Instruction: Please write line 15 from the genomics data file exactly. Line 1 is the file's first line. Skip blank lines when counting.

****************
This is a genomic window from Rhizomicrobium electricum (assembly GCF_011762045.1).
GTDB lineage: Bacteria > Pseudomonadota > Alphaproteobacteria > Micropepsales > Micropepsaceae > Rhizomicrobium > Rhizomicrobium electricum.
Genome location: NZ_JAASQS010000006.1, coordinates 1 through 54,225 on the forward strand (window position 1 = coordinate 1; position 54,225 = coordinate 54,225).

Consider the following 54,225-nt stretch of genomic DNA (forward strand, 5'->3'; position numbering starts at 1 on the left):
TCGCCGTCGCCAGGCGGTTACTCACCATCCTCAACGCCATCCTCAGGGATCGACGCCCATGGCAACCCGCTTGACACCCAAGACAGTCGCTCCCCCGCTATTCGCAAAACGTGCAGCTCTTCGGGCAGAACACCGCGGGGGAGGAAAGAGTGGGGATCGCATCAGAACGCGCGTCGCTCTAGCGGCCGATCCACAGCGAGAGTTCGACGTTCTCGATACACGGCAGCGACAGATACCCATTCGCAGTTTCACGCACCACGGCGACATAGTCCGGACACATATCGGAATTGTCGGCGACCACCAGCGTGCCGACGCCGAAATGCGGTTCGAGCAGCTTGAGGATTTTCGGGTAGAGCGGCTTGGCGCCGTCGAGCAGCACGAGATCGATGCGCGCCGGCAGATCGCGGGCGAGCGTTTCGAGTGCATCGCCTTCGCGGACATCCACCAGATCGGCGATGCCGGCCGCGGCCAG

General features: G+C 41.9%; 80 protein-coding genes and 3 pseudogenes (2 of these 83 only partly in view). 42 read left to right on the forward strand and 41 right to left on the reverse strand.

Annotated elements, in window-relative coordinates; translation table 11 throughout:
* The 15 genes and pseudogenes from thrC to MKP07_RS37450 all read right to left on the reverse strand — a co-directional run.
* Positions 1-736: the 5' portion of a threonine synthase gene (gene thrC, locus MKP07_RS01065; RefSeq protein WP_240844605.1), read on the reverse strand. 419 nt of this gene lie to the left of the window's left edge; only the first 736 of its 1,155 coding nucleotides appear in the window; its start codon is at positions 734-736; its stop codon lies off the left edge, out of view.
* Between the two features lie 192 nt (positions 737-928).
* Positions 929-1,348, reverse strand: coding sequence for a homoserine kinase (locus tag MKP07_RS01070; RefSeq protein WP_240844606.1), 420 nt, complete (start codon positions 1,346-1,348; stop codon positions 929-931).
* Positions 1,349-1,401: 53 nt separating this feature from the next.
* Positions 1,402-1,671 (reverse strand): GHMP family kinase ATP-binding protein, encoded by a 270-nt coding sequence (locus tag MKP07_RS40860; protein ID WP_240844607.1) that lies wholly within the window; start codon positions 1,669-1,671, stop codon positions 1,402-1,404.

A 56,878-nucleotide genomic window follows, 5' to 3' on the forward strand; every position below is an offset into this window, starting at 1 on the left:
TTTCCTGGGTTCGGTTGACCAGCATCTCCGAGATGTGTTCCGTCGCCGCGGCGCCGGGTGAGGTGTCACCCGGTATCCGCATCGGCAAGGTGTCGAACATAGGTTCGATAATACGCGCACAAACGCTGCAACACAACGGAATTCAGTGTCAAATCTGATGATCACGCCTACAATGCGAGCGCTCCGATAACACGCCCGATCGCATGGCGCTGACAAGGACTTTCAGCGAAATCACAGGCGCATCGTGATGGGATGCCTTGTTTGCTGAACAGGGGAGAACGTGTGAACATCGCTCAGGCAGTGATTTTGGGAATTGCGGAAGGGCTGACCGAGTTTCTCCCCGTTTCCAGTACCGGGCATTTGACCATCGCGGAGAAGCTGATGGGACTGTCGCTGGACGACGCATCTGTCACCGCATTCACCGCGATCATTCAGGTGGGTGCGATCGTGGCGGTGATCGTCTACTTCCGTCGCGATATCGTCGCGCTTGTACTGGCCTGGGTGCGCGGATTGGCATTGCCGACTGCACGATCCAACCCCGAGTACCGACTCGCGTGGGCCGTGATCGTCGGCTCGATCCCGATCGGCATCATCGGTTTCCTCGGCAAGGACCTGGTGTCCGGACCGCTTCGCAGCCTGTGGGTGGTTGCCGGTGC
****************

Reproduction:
TTTCCTGGGTTCGGTTGACCAGCATCTCCGAGATGTGTTCCGTCGCCGCGGCGCCGGGTGAGGTGTCACCCGGTATCCGCATCGGCAAGGTGTCGAACATAGGTTCGATAATACGCGCACAAACGCTGCAACACAACGGAATTCAGTGTCAAATCTGATGATCACGCCTACAATGCGAGCGCTCCGATAACACGCCCGATCGCATGGCGCTGACAAGGACTTTCAGCGAAATCACAGGCGCATCGTGATGGGATGCCTTGTTTGCTGAACAGGGGAGAACGTGTGAACATCGCTCAGGCAGTGATTTTGGGAATTGCGGAAGGGCTGACCGAGTTTCTCCCCGTTTCCAGTACCGGGCATTTGACCATCGCGGAGAAGCTGATGGGACTGTCGCTGGACGACGCATCTGTCACCGCATTCACCGCGATCATTCAGGTGGGTGCGATCGTGGCGGTGATCGTCTACTTCCGTCGCGATATCGTCGCGCTTGTACTGGCCTGGGTGCGCGGATTGGCATTGCCGACTGCACGATCCAACCCCGAGTACCGACTCGCGTGGGCCGTGATCGTCGGCTCGATCCCGATCGGCATCATCGGTTTCCTCGGCAAGGACCTGGTGTCCGGACCGCTTCGCAGCCTGTGGGTGGTTGCCGGTGC